In 1892, 112 Jewish craftsmen were working in the town: 29 shoemakers, 25 tailors, 12 carpenters, 10 saddlers, 8 blacksmiths, 5 coachmen, 5 tinkers and locksmiths, 4 hatters, 2 dyers, 2 watchmakers as well as butchers, bakers, carters and labourers; the total number of craftsmen in the town was 185.
Religious life revolved around the synagogue and the bet ha-midrash. Their activities were complemented by a variety of educational, religious and charitable institutions, including cheders, Talmud Torah, a yeshiva, the Linas ha-Tzedek brotherhood and the Chevra Kadisha brotherhood. Several notable characters appeared along with the development of the community. The Orthodox Jews were a strong group in religious life. In addition to supporters of traditional Judaism, the Hasidim from Góra Kalwaria, Warka, Aleksandrów and Mszczonów had a lot of influence. Among the rabbis was the well-known rabbi from the Hasidim in Góra Kalwaria – Josele Harif. Along with him, in the late nineteenth century, was the tzaddik Jechoszua, who became a famous teacher and author of several religious works. Another tzaddik from Ostrołęka was Salomon Jeremiasz Grinberg, known as Rabbi Shlomo. In 1899-1902, Mosze Nachum Jaruzolimski served as the town rabbi. After leaving Ostrołęka he occupied the same position in Kielce. In 1904, Jakub Szlomo Fajzman became the rabbi. A year later, he was succeeded by Icchak Burnsztejn, who held the office until the outbreak of WWII.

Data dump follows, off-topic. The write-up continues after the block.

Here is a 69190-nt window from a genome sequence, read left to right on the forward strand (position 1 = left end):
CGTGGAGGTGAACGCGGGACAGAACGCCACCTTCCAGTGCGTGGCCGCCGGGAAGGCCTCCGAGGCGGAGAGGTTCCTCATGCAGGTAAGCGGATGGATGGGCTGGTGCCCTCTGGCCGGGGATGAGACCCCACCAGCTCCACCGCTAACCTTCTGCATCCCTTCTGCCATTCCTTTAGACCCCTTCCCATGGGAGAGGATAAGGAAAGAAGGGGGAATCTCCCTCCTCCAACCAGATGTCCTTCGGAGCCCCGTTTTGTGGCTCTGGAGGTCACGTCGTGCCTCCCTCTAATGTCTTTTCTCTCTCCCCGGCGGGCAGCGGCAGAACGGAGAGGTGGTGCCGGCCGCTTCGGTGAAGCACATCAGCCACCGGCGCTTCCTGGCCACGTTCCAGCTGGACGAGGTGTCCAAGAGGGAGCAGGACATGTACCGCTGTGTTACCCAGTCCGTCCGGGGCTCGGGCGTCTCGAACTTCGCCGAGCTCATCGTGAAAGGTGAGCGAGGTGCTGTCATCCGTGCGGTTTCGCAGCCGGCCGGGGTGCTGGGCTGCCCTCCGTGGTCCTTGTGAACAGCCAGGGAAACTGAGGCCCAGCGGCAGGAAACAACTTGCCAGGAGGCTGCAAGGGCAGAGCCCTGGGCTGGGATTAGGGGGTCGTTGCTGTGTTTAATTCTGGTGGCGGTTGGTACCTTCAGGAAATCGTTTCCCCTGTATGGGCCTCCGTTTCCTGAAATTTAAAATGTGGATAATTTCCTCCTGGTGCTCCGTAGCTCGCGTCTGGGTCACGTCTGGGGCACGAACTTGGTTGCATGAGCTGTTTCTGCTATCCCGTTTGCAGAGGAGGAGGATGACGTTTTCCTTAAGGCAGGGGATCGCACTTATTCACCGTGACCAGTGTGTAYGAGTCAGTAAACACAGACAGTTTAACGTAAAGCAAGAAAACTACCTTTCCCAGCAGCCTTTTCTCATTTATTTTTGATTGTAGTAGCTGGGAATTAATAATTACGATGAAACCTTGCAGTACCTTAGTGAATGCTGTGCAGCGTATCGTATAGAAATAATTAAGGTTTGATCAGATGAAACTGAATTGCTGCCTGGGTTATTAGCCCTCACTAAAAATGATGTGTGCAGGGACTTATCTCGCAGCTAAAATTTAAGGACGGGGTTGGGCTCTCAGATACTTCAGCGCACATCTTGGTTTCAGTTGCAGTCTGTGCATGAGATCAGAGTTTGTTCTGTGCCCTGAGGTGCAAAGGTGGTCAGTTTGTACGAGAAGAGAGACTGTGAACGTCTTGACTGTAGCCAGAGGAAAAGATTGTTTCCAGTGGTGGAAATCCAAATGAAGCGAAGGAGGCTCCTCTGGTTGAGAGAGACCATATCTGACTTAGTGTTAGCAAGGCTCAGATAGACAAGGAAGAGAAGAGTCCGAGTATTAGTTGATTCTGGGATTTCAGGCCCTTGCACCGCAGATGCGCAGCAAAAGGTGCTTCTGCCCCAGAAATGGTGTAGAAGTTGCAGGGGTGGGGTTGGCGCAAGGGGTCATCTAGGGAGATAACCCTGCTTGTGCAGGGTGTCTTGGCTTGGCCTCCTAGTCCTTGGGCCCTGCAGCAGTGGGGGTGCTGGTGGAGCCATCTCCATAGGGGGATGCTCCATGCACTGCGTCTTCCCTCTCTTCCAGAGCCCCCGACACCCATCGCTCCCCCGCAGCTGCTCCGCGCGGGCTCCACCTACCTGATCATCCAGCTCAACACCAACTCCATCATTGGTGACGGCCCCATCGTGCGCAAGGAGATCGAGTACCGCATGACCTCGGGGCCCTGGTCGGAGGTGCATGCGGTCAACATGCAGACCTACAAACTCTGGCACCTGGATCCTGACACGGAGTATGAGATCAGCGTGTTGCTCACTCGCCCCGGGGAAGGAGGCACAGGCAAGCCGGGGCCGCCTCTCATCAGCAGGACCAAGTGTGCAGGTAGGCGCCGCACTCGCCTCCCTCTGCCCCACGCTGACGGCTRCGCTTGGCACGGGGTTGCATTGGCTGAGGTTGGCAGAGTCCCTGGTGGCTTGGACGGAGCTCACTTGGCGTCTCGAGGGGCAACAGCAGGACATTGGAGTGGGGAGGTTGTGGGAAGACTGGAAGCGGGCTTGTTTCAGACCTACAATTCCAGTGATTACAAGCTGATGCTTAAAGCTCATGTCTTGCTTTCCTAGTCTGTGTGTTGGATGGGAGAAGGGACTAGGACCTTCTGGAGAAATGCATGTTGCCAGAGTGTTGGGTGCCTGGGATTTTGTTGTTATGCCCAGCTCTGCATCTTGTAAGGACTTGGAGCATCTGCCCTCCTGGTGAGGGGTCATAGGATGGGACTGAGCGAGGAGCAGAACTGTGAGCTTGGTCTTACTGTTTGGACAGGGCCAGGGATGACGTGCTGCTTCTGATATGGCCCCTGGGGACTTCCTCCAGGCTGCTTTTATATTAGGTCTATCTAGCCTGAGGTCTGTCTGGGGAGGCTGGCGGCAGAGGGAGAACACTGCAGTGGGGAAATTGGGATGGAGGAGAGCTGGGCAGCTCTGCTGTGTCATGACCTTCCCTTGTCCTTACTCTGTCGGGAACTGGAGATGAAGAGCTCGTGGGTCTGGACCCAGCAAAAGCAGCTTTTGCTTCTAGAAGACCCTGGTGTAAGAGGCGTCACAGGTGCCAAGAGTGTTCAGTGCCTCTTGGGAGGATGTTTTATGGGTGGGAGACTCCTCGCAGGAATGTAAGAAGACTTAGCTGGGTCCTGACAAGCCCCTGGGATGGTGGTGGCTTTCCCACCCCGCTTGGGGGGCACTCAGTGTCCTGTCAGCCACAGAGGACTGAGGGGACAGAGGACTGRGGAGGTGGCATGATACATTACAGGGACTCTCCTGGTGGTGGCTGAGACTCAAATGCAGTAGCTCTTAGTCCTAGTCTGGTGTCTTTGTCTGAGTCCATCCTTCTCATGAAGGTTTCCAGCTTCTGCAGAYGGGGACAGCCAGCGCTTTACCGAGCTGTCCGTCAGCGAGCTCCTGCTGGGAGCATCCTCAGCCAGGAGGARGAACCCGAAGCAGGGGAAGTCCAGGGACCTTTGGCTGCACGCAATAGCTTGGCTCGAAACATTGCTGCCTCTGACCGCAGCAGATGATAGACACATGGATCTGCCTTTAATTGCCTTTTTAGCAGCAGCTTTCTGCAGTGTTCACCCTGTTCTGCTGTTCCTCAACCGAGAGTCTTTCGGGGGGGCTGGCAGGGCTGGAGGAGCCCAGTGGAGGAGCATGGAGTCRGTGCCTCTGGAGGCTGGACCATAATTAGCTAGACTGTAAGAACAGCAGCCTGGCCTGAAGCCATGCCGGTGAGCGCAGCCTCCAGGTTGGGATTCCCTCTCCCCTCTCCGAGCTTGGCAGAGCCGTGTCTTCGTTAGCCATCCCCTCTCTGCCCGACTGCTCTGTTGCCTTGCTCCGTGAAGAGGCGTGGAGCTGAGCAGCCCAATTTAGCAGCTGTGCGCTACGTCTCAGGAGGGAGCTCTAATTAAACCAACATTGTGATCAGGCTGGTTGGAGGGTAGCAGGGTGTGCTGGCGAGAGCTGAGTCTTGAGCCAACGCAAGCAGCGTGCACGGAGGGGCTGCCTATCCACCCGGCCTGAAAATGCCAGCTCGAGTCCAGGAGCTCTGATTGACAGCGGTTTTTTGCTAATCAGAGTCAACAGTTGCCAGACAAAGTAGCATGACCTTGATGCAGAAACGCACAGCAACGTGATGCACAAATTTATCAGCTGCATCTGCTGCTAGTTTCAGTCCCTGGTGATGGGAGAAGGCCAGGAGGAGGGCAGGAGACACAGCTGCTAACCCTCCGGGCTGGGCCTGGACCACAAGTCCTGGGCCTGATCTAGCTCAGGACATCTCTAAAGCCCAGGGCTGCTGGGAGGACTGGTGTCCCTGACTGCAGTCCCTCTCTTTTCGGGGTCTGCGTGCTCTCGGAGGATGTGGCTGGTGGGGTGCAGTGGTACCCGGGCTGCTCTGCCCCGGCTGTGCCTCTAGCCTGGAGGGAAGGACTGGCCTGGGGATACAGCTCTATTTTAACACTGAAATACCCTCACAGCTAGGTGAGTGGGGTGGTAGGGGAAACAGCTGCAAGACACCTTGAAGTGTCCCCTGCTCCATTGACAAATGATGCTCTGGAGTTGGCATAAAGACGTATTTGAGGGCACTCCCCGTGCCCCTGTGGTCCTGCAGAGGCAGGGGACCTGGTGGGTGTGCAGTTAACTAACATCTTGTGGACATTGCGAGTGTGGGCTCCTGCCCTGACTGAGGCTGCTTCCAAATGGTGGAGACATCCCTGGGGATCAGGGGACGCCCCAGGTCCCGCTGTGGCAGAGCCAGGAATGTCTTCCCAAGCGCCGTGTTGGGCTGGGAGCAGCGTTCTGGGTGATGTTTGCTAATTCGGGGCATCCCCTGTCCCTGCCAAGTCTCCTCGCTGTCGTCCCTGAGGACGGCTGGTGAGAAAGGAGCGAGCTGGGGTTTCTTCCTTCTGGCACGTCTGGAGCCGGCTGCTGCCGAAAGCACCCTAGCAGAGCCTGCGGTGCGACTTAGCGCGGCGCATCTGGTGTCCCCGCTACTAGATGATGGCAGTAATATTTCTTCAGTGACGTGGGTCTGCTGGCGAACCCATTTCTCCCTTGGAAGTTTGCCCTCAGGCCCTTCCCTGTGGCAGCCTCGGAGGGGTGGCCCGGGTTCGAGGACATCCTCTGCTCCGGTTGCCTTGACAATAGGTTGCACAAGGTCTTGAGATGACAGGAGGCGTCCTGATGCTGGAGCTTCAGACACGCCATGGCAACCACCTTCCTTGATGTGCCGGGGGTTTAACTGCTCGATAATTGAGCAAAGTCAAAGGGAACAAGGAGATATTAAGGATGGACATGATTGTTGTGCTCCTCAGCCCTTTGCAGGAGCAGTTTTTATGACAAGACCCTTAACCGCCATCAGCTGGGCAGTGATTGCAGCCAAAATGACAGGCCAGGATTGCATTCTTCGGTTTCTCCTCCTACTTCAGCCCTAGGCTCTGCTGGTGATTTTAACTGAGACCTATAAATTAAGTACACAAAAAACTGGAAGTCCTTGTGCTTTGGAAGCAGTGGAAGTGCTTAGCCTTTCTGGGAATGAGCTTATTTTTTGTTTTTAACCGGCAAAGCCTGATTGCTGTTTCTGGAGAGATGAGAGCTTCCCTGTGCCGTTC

At the end of the nineteenth century, the first supporters of Zionism and socialism started to appear.
After the outbreak of the First World War, the Russians expelled the Jews living on the right bank of the Narew River. After the occupation of the city by the Germans in August 1915, the Jews were expelled again in a matter of a few hours and ended up in Łomża. Jews began to return gradually to Ostrołęka in the autumn of 1915. In 1916, the Jewish community numbered 4,110 people out of a total population of 4,907 in Ostrołęka. Even during the war, members of the community began reconstructing Ostrołęka. Most of them lived in the southeastern part of the town. A synagogue, yeshiva and prayer house were built and the Assistance Committee helped the poor. After the war, a number of Jewish political parties and a variety of organisations were established[1.1]
The beginning of the German occupation on 10 September 1939 brought the first waves of repression and persecution. At the end of September 1939, the synagogue was set on fire. In early October 1939, the Jews were given two hours to leave Ostrołęka. After entreatments were made, the execution of command was postponed for two days. Those expelled were only allowed to take hand luggage. Their remaining property had to be left intact. German soldiers watched as the Jews were guided in the direction of Łomża, which after September 17 was occupied by Russian troops. However, some headed for other towns. Those who returned to Ostrołęka were shot[1.2].
Many of the Jews expelled from Ostrołęka later met the same tragic fate as the vast majority of Polish Jews at Treblinka and other death camps. A few of them, however, managed to survive the occupation and settle either in Israel or in various other countries around the world[1.3].